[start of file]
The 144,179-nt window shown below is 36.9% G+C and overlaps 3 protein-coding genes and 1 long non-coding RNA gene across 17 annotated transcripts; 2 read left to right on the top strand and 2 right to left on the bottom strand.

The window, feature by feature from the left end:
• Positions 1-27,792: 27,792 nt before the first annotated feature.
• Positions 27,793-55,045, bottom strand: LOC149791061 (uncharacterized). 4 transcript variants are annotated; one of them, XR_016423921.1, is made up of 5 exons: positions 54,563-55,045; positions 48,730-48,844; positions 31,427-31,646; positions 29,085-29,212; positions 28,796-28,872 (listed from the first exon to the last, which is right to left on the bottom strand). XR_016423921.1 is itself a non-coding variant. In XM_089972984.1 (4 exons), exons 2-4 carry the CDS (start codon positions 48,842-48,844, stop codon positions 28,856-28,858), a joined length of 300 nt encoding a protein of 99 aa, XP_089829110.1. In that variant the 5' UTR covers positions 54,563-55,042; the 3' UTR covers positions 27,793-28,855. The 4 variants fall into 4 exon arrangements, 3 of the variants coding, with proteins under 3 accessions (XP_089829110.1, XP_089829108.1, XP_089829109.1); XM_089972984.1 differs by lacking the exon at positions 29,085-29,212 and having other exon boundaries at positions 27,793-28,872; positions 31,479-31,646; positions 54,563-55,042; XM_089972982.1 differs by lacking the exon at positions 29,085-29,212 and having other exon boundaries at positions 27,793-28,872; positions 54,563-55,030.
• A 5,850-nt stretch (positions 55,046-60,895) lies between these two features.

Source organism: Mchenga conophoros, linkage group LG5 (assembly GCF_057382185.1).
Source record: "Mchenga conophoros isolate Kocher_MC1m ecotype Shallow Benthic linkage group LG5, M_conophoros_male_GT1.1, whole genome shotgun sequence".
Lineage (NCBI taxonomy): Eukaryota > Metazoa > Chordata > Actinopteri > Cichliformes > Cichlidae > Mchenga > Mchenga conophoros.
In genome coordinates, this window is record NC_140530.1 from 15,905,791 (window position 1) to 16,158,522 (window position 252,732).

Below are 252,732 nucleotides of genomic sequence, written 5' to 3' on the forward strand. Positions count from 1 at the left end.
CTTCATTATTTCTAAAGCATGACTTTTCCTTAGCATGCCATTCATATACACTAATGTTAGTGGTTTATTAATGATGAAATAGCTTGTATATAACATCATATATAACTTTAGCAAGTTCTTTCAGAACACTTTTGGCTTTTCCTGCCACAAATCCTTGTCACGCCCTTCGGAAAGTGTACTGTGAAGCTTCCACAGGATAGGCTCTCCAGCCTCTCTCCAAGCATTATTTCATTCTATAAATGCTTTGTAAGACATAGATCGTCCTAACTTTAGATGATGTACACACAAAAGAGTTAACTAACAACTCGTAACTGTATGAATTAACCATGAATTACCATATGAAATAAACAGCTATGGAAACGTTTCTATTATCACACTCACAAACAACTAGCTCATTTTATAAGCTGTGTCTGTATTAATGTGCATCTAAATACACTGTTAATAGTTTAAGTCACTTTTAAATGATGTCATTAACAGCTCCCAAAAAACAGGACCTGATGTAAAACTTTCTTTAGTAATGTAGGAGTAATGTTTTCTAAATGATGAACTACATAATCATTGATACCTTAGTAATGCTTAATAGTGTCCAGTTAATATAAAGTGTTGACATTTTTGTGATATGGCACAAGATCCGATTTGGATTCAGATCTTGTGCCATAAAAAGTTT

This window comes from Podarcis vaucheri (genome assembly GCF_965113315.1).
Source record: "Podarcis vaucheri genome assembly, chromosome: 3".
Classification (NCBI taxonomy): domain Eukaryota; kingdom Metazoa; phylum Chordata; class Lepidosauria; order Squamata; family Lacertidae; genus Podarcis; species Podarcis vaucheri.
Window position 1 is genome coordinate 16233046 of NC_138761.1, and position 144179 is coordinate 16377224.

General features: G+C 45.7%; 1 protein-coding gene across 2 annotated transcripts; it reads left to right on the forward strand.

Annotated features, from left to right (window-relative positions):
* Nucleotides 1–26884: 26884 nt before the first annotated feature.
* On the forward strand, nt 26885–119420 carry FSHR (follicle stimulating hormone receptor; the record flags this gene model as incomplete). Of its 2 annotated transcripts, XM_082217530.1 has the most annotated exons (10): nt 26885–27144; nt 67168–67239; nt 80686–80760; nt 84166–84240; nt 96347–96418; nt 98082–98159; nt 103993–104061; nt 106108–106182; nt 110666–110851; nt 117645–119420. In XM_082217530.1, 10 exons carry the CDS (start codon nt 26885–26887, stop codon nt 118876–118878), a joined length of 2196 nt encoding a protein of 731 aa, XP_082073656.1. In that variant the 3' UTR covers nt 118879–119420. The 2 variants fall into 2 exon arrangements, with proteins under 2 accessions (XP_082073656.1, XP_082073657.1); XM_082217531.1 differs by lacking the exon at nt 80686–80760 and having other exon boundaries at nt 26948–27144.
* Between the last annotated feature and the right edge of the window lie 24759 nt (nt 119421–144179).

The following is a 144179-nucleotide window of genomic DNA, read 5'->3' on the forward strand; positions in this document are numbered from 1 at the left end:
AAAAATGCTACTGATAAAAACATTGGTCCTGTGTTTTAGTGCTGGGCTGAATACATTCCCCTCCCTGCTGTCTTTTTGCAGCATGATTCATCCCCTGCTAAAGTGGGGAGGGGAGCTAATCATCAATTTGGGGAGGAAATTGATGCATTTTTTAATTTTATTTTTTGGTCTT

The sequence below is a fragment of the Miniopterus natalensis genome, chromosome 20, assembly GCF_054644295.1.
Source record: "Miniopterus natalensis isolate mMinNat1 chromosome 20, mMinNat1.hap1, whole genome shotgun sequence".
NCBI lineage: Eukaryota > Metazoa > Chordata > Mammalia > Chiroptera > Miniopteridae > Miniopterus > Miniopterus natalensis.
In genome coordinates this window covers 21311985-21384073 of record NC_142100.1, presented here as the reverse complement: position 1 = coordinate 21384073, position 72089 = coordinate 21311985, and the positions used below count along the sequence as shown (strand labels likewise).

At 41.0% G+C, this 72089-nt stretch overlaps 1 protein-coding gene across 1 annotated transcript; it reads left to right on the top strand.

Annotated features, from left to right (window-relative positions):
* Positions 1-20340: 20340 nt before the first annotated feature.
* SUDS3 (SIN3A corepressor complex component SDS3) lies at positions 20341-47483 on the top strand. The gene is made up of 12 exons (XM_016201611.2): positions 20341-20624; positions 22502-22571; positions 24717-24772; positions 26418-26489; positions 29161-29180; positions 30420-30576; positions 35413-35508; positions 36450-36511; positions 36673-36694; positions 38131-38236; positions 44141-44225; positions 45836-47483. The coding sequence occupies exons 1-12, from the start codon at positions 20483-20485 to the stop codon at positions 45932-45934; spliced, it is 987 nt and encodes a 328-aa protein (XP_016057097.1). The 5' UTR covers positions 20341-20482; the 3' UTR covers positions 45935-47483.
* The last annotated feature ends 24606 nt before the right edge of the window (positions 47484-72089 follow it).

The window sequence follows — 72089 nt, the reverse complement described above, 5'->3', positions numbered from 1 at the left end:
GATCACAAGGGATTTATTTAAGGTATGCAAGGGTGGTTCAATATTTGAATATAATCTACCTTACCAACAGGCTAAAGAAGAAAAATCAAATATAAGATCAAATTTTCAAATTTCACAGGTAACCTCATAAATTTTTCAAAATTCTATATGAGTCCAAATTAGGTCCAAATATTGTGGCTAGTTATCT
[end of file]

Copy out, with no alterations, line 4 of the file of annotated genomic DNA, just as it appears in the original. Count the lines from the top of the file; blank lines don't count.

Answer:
• Positions 27,793-55,045, bottom strand: LOC149791061 (uncharacterized). 4 transcript variants are annotated; one of them, XR_016423921.1, is made up of 5 exons: positions 54,563-55,045; positions 48,730-48,844; positions 31,427-31,646; positions 29,085-29,212; positions 28,796-28,872 (listed from the first exon to the last, which is right to left on the bottom strand). XR_016423921.1 is itself a non-coding variant. In XM_089972984.1 (4 exons), exons 2-4 carry the CDS (start codon positions 48,842-48,844, stop codon positions 28,856-28,858), a joined length of 300 nt encoding a protein of 99 aa, XP_089829110.1. In that variant the 5' UTR covers positions 54,563-55,042; the 3' UTR covers positions 27,793-28,855. The 4 variants fall into 4 exon arrangements, 3 of the variants coding, with proteins under 3 accessions (XP_089829110.1, XP_089829108.1, XP_089829109.1); XM_089972984.1 differs by lacking the exon at positions 29,085-29,212 and having other exon boundaries at positions 27,793-28,872; positions 31,479-31,646; positions 54,563-55,042; XM_089972982.1 differs by lacking the exon at positions 29,085-29,212 and having other exon boundaries at positions 27,793-28,872; positions 54,563-55,030.